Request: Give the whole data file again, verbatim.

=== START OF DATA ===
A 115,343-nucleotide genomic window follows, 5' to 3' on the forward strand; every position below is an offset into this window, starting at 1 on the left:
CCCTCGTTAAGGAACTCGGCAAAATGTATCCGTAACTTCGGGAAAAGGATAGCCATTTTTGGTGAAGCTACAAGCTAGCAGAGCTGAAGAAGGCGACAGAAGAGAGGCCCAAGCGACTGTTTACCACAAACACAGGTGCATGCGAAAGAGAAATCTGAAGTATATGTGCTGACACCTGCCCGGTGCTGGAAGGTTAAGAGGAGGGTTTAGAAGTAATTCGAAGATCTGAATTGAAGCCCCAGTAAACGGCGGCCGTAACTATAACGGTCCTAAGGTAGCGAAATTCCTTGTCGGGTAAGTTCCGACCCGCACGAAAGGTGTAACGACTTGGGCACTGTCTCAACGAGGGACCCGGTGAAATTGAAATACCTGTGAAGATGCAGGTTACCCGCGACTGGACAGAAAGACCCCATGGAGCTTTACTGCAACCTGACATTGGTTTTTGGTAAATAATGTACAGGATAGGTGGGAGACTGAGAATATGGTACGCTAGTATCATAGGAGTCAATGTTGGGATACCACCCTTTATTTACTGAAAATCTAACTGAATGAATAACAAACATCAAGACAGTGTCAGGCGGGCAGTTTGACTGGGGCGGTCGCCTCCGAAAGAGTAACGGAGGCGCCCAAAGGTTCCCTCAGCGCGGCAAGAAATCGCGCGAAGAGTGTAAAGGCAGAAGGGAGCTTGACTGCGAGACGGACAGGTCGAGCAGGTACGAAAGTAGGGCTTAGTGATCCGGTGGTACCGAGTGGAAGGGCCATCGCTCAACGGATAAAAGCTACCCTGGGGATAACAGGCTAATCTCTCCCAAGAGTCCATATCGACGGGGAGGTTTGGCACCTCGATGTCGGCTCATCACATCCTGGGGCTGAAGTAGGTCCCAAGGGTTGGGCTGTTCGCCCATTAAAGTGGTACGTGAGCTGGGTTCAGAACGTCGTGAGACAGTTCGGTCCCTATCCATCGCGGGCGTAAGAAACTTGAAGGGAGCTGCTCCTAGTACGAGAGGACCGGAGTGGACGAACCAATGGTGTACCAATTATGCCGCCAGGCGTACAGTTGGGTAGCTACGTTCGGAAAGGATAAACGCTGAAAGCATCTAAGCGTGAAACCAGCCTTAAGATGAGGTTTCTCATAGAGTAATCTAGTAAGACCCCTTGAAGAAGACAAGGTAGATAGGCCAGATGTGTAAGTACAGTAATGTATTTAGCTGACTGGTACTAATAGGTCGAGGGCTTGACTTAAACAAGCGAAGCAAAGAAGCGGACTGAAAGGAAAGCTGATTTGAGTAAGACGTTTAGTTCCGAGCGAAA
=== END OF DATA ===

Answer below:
A 115,343-nucleotide genomic window follows, 5' to 3' on the forward strand; every position below is an offset into this window, starting at 1 on the left:
CCCTCGTTAAGGAACTCGGCAAAATGTATCCGTAACTTCGGGAAAAGGATAGCCATTTTTGGTGAAGCTACAAGCTAGCAGAGCTGAAGAAGGCGACAGAAGAGAGGCCCAAGCGACTGTTTACCACAAACACAGGTGCATGCGAAAGAGAAATCTGAAGTATATGTGCTGACACCTGCCCGGTGCTGGAAGGTTAAGAGGAGGGTTTAGAAGTAATTCGAAGATCTGAATTGAAGCCCCAGTAAACGGCGGCCGTAACTATAACGGTCCTAAGGTAGCGAAATTCCTTGTCGGGTAAGTTCCGACCCGCACGAAAGGTGTAACGACTTGGGCACTGTCTCAACGAGGGACCCGGTGAAATTGAAATACCTGTGAAGATGCAGGTTACCCGCGACTGGACAGAAAGACCCCATGGAGCTTTACTGCAACCTGACATTGGTTTTTGGTAAATAATGTACAGGATAGGTGGGAGACTGAGAATATGGTACGCTAGTATCATAGGAGTCAATGTTGGGATACCACCCTTTATTTACTGAAAATCTAACTGAATGAATAACAAACATCAAGACAGTGTCAGGCGGGCAGTTTGACTGGGGCGGTCGCCTCCGAAAGAGTAACGGAGGCGCCCAAAGGTTCCCTCAGCGCGGCAAGAAATCGCGCGAAGAGTGTAAAGGCAGAAGGGAGCTTGACTGCGAGACGGACAGGTCGAGCAGGTACGAAAGTAGGGCTTAGTGATCCGGTGGTACCGAGTGGAAGGGCCATCGCTCAACGGATAAAAGCTACCCTGGGGATAACAGGCTAATCTCTCCCAAGAGTCCATATCGACGGGGAGGTTTGGCACCTCGATGTCGGCTCATCACATCCTGGGGCTGAAGTAGGTCCCAAGGGTTGGGCTGTTCGCCCATTAAAGTGGTACGTGAGCTGGGTTCAGAACGTCGTGAGACAGTTCGGTCCCTATCCATCGCGGGCGTAAGAAACTTGAAGGGAGCTGCTCCTAGTACGAGAGGACCGGAGTGGACGAACCAATGGTGTACCAATTATGCCGCCAGGCGTACAGTTGGGTAGCTACGTTCGGAAAGGATAAACGCTGAAAGCATCTAAGCGTGAAACCAGCCTTAAGATGAGGTTTCTCATAGAGTAATCTAGTAAGACCCCTTGAAGAAGACAAGGTAGATAGGCCAGATGTGTAAGTACAGTAATGTATTTAGCTGACTGGTACTAATAGGTCGAGGGCTTGACTTAAACAAGCGAAGCAAAGAAGCGGACTGAAAGGAAAGCTGATTTGAGTAAGACGTTTAGTTCCGAGCGAAA